The lifespan of orthotics can vary depending on several factors, including the materials’ quality, how often they are worn, the type of activities you engage in, and your body weight.

Orthotics can last anywhere from 1 to 5 years or more on average. 

Here are some considerations:

  1. Material Quality: High-quality orthotics made from durable materials last longer than cheaper, lower-quality ones.
    1. At Highett Podiatry, we use the highest quality materials from the “top of the range” laboratory, Footwork.
    2. The nylon shell has a lifetime warranty.
  2. Frequency of Use: If you wear your orthotics daily, they may wear out more quickly than occasional use.
  3. Activity Level: If you engage in high-impact activities like running or sports, your orthotics may wear out faster than if you use them for everyday walking.
  4. Body Weight: Heavier individuals may put more stress on their orthotics, potentially causing them to wear out faster.
  5. Maintenance: Proper care can extend the life of your orthotics. Regularly cleaning them and inspecting for signs of wear can help identify issues early.
  6. Changes in Foot Structure: If your foot structure changes over time, you may need new orthotics to accommodate these changes.
  7. In most instances, orthotics don’t wear out; they become obsolete due to the changes in foot structure and function. 
  8. Orthotics can be modified, and replacement covers can be put on them to increase the lifespan of the orthotic device.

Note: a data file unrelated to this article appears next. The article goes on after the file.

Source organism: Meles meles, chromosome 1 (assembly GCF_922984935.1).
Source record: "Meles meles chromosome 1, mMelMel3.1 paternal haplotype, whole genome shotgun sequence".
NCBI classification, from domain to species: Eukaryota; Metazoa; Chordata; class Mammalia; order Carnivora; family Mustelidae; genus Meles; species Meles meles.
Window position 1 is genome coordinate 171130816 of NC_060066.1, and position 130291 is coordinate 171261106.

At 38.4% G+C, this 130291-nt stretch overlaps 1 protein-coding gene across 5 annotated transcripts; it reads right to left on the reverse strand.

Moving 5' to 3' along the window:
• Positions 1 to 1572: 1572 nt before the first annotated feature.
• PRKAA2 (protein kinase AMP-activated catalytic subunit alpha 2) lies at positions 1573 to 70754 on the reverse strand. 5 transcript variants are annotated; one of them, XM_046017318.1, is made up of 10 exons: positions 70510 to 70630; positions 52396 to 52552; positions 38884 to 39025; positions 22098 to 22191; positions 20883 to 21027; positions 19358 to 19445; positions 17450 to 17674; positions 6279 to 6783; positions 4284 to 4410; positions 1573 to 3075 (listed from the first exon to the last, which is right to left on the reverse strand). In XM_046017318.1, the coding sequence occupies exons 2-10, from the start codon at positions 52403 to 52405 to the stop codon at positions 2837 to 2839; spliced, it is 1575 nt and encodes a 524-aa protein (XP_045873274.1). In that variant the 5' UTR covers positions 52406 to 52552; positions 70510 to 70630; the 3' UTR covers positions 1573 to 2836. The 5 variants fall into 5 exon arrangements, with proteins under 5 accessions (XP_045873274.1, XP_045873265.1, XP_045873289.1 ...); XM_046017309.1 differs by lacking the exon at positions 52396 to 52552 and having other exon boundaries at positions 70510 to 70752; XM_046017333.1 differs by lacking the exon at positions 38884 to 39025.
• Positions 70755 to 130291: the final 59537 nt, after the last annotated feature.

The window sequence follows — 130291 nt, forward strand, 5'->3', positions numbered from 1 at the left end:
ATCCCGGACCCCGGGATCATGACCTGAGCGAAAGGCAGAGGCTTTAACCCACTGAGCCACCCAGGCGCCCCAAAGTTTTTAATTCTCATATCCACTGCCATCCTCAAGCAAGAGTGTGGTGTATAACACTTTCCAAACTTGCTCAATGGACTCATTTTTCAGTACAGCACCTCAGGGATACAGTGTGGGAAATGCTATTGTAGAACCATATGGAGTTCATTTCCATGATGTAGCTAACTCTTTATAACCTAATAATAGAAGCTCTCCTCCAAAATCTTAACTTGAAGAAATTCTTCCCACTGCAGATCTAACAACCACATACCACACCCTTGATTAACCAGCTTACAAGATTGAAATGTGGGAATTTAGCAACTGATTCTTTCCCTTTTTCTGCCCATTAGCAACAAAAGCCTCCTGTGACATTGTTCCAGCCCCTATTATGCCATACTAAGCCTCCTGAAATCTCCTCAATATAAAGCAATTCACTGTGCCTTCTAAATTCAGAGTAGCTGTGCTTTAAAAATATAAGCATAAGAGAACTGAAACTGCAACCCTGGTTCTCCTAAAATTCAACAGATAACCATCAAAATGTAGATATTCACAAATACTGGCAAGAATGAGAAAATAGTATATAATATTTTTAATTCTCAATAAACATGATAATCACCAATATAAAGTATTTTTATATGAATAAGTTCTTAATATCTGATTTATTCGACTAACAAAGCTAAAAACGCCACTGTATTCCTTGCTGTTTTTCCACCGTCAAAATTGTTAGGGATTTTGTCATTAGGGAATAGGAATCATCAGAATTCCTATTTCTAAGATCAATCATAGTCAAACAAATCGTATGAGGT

9. Growth –orthotics must be replaced if a child grows out of them.
    1. In most cases, orthotics will last a full two sizes of growth, generally equating to two years.

It’s essential to follow your podiatrist’s recommendations for orthotic replacement. They may suggest periodic check-ups to assess the condition of your orthotics and determine if they need to be replaced or adjusted. Suppose you notice signs of wear and tear, discomfort, or a decrease in their effectiveness. In that case, it’s a good idea to consult with your podiatrist for an evaluation and potential replacement.

How often should I get my orthotics checked?

The frequency at which you should get your orthotics checked can vary depending on your individual needs, the type of orthotics you have, and any changes in your foot health or comfort. However, here are some general guidelines to consider:

  1. Initial Follow-up: After receiving your orthotics, at Highett Podiatry, we recommend an initial follow-up appointment within four to six weeks to assess how well the orthotics are working for you and make any necessary adjustments.
  2. Annual Check-ups: An annual check-up with your podiatrist is a good practice for many people. This allows them to evaluate the condition of your orthotics, assess your foot health, and make any needed modifications to ensure they continue to provide the proper support.
  3. Changes in Foot Health: If you experience any changes in your foot or lower limb health, such as increased pain, discomfort, or changes in your gait, you must schedule an appointment with your healthcare provider promptly. They can determine if adjustments to your orthotics are necessary or if you need a new pair to accommodate any changes in your foot structure.